Real friends also tell friends when they are wrong. Sadly, this sometimes leads to the end of a friendship, because we are living in an age of entitlement in which many people don't believe that they are ever wrong and react with rage when the possibility is mentioned (see my previous post on Narcissistic Personality Disorder). But, there can be an upside to this: Telling friends your honest opinion when you strongly believe the person is making a bad decision is a good way to get rid of friends with pathological narcissism. Ultimately these people don't make good friends, so it's best to get rid of them sooner rather than later. On the other hand--
5. Offering a lot of unsolicited advice is a good way to annoy your friends and may eventually lead to the loss of friendships. Although it's important to warn friends about bad decisions--as I mentioned in point #4--friends who are subjected to repeated unsolicited advice may feel condescended to or may experience the friend as "bossy." Sometimes a good way to offer "advice" is to relate a personal experience: "When I was in that type of situation what I did was..." This sounds a lot better than "You should...." The fact you have had a similar experience lends credibility to your advice and sounds more genuine. Similarly one could say "If it were me in that situation what I would do is..."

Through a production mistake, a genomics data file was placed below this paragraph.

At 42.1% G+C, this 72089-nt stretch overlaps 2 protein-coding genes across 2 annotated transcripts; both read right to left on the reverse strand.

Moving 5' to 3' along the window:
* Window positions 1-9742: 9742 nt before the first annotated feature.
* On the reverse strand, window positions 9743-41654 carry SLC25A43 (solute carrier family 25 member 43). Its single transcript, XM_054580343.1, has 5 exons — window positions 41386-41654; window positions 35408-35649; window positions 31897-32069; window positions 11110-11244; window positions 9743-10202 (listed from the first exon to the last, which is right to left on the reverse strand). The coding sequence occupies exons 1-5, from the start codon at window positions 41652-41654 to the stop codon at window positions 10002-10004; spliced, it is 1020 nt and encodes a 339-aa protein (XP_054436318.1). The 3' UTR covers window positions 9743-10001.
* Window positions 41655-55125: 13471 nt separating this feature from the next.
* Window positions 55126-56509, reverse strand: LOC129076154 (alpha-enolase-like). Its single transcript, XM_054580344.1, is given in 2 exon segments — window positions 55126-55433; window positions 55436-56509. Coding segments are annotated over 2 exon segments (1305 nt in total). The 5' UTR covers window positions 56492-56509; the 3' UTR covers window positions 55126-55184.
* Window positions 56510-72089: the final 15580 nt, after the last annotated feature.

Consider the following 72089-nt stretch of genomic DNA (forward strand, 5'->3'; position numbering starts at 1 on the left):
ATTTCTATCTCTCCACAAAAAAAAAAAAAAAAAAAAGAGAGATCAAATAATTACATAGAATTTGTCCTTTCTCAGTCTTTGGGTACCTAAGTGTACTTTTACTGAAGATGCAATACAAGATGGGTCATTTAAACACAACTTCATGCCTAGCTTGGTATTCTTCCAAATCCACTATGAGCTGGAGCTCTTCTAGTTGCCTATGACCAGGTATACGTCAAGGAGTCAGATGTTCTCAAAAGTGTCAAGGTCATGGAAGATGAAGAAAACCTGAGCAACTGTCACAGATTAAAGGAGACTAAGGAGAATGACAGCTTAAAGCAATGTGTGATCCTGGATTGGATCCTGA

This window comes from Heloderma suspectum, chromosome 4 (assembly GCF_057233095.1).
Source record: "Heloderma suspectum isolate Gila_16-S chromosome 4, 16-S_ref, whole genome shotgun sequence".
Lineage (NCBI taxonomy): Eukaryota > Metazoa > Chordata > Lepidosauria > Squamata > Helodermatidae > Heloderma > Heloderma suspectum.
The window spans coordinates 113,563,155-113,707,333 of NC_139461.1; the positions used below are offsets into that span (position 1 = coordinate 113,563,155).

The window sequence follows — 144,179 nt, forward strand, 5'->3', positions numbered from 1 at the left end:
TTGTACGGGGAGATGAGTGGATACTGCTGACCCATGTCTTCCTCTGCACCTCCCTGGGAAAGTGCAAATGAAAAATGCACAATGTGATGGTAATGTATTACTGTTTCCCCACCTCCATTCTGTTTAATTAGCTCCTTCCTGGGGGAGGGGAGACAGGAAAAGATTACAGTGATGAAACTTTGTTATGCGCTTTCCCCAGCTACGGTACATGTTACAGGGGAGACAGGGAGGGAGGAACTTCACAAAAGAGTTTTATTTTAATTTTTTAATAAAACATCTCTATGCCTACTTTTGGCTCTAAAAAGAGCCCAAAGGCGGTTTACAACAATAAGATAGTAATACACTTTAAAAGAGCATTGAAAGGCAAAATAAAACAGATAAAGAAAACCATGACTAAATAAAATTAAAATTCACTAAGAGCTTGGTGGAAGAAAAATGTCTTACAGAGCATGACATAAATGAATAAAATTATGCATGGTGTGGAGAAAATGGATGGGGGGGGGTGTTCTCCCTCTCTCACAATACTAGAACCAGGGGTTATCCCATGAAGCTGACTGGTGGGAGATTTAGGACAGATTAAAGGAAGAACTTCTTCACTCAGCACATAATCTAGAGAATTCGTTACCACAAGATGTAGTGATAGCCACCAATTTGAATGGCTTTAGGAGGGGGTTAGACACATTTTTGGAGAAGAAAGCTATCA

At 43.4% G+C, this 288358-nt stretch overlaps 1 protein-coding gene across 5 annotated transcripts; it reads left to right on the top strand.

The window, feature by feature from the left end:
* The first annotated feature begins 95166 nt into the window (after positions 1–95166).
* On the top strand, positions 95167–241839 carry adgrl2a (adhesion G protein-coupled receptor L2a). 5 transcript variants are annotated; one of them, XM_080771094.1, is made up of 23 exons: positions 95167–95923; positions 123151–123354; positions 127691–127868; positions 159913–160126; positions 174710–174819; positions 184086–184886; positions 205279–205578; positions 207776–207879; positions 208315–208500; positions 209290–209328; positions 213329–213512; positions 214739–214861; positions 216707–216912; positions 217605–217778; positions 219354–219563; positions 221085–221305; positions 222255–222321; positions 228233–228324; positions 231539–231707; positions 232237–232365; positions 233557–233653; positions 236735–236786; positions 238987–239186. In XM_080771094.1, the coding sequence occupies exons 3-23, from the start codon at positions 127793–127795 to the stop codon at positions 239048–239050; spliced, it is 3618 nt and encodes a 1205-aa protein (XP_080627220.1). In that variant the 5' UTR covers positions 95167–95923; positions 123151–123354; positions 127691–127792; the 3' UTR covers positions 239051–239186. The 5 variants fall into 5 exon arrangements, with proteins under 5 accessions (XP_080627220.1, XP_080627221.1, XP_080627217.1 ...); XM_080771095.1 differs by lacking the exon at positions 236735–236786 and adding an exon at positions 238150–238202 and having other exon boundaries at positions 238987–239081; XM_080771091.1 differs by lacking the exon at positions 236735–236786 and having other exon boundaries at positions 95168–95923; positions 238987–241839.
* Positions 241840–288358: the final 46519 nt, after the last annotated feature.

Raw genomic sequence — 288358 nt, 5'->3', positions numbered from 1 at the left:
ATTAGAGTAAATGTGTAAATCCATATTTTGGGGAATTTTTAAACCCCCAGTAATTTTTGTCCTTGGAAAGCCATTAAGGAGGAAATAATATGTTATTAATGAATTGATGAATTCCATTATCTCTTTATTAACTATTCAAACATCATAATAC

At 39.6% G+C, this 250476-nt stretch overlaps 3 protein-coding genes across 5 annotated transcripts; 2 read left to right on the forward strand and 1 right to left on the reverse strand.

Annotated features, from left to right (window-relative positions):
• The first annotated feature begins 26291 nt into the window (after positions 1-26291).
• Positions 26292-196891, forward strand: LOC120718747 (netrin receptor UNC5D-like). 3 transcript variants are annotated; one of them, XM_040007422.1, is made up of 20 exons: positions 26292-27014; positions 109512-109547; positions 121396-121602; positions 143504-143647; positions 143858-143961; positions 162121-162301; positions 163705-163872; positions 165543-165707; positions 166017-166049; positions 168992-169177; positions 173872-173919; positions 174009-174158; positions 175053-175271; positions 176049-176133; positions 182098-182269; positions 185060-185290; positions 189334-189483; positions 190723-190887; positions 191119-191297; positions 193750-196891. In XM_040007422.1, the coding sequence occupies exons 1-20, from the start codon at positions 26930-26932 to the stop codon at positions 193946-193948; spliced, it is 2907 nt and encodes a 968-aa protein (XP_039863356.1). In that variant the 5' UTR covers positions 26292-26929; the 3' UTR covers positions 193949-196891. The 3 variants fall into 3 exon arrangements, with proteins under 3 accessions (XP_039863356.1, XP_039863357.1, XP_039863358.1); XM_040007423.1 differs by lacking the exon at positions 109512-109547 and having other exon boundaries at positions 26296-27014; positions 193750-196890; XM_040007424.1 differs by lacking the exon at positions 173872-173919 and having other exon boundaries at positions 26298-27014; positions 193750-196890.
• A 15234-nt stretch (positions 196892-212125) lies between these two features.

6. Good friends aren't leeches. Borrowing money from social connections isn't as common as it once was, perhaps because today, as compared to previous generations, debt through credit cards, home equity loans etc. is more common. Today's leech is more likely to be someone who asks professional friends for extensive professional advice. As a health care professional I have been subjected from time to time to requests for feedback on extensively detailed personal problems from people who I would call social acquaintances. I don't do therapy with friends or social acquaintances, as it would be inappropriate. (On the other hand, I can give general advice on where and how to seek help). Similarly, stockbrokers and other financial professionals are often pestered in social situations for stock tips and free investing advice, and lawyers may be asked for free legal advice. The message this behavior gives is that the person is trying to leverage a social situation to get something for free that ordinarily costs significant money. A better way to benefit from friends with professional expertise is to ask them for a referral to a trusted colleague or to another type of resource.